# Thread: I am trying to find out two unknown values from one equation

1. ## I am trying to find out two unknown values from one equation

Does anyone know how to find two unknown values in the one equation it is for a year twelve maths b assignment. I am trying to find out what c and k are in this equation (by the way c and k are constants):
T=TS + ce^(-kt)
Where TS= Temperature of surroundings which equals 23 degrees
T= Temperature of the body at a time (t)
t= Time
c & k= constants

2. Originally Posted by SOS
Does anyone know how to find two unknown values in the one equation it is for a year twelve maths b assignment. I am trying to find out what c and k are in this equation (by the way c and k are constants):
T=TS + ce^(-kt)
Where TS= Temperature of surroundings which equals 23 degrees
T= Temperature of the body at a time (t)
t= Time
c & k= constants
You need data, say some times $t_1, .. t_n$, and the corresponding tempratures $T(t_1), .. T(t_n)$.

RonL

3. ## I have Values for T and t but I don't know how to find the 2 unknowns in the 1 eqn

thanks ronL, in class we got the time and temperature which is:
t= 0 1 2 3 4 5 6 7 8 9 10 11 12 13 14
T= 93 75 62 51 45 41 37 35 33 31 30 29 28 27.8 27
But even if I substitute those numbers in I still have two unknowns left, and I don't know what to do after I substitute T and t in.

4. Originally Posted by SOS
Does anyone know how to find two unknown values in the one equation it is for a year twelve maths b assignment. I am trying to find out what c and k are in this equation (by the way c and k are constants):
T=TS + ce^(-kt)
Where TS= Temperature of surroundings which equals 23 degrees
T= Temperature of the body at a time (t)
t= Time
c & k= constants
Check your problem again...these types of problems usually come with initial conditions such as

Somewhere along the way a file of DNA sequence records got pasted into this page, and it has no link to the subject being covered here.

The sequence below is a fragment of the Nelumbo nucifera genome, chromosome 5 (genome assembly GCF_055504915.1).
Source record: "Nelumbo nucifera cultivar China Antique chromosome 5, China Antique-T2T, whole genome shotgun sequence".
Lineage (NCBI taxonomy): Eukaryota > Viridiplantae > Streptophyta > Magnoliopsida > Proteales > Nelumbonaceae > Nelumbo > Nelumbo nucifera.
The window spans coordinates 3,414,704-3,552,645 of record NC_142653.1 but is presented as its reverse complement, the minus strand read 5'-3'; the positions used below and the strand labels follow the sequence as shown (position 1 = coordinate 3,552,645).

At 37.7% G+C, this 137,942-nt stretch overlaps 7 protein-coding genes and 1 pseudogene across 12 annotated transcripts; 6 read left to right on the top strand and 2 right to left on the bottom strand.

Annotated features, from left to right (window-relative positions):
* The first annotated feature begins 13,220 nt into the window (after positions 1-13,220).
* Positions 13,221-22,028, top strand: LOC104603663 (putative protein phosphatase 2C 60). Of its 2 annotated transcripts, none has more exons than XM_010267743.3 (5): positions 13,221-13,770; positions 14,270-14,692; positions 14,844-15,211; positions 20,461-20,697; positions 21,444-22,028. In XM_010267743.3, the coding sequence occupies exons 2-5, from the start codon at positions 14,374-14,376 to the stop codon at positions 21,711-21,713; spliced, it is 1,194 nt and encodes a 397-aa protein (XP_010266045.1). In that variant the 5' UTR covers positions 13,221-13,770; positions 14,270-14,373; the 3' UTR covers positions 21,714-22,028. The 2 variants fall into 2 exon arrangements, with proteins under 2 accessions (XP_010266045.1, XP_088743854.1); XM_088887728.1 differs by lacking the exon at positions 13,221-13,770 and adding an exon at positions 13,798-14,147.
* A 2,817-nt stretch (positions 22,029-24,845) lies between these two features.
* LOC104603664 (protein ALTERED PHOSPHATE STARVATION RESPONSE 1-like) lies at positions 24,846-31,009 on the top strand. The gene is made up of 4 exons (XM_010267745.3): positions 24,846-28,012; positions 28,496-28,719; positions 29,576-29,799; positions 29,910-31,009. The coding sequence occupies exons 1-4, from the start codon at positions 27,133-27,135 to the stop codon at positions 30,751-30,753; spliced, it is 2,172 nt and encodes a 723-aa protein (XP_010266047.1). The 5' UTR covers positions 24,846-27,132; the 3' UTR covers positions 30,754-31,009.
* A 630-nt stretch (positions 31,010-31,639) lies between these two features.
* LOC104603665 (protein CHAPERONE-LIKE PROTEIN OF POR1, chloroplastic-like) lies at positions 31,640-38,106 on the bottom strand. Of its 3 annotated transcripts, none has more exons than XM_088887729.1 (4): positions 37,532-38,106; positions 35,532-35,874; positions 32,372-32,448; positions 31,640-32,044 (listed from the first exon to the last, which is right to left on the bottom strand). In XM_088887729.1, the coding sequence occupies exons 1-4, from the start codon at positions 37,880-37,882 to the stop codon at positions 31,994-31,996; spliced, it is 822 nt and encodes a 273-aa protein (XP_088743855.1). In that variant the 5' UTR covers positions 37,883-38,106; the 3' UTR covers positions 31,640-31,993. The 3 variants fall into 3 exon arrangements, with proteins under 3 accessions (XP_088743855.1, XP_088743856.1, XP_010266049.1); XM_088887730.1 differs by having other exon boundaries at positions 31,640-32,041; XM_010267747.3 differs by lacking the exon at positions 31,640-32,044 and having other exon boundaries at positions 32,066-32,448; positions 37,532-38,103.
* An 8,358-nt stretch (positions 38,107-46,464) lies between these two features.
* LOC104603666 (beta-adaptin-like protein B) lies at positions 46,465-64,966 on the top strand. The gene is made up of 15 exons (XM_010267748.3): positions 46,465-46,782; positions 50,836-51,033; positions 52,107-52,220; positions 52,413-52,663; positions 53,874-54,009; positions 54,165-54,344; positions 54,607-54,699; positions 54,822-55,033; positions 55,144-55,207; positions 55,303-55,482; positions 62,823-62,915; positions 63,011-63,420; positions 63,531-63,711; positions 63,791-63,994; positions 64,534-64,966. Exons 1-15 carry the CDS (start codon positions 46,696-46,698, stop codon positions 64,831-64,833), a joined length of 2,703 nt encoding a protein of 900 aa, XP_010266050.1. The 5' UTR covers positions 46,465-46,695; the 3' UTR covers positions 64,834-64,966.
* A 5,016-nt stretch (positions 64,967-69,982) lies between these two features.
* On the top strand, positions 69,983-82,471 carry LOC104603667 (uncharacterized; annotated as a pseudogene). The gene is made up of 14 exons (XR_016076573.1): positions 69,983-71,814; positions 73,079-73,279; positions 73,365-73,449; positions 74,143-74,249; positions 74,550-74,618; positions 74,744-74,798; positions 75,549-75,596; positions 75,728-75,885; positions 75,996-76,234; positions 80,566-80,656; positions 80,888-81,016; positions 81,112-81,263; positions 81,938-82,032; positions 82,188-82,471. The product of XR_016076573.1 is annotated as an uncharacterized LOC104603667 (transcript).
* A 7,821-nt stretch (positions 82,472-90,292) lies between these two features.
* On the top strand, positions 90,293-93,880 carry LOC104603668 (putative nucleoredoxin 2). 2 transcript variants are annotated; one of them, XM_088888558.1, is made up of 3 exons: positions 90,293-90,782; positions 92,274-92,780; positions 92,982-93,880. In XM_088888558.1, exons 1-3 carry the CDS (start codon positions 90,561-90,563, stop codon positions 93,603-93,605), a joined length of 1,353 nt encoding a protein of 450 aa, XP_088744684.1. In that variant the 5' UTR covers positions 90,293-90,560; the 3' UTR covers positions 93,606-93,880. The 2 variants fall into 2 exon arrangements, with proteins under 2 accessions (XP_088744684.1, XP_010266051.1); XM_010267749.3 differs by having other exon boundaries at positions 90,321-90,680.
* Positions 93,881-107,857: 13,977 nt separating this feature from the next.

when t= y=

5. ## The question in full

ok umm.. this is the question in full:
"Newton's Law of Cooling states that the rate of change of temperature of a body is proportional to the difference in temperature between the body and the temperature of its surrounds."
(I don't actually understand the above sentence is that what you mean by t= y=)
"The formula fo Newton's law of cooling is:
T=TS + ce^(-kt)
Where TS= Temperature of surroundings which equals 23 degrees

T= Temperature of the body at a time (t)
t= Time
c & k= constants"
I then have made a graph of time (t) verse temperature (T) when t=x and T=y
It then says to
"Determine how well Newton's Law of Cooling models your experimental data. Your solution should include the use of a spreadsheet and a comparative graph."
So I thought that it meant that I had to come up with values for the constants so that I could model the formula against the data I obtained in a graph.

6. Originally Posted by SOS
thanks ronL, in class we got the time and temperature which is:
t= 0 1 2 3 4 5 6 7 8 9 10 11 12 13 14
T= 93 75 62 51 45 41 37 35 33 31 30 29 28 27.8 27
But even if I substitute those numbers in I still have two unknowns left, and I don't know what to do after I substitute T and t in.
You wish to fit a curve of the form:

$T(t)=T_s+ce^{-kt}$

to this data.

Rearrange:

$(T(t)-T_s)=c e^{-kt}$

Now take logs to get:

$\log(T(t)-T_s)=-kt+\log(c)$

so plot $t$ against $u(t)=\log(T(t)-T_s)$ , this should be a straight line and its slope will be $-k$, and the intercept $\log(c)$.

RonL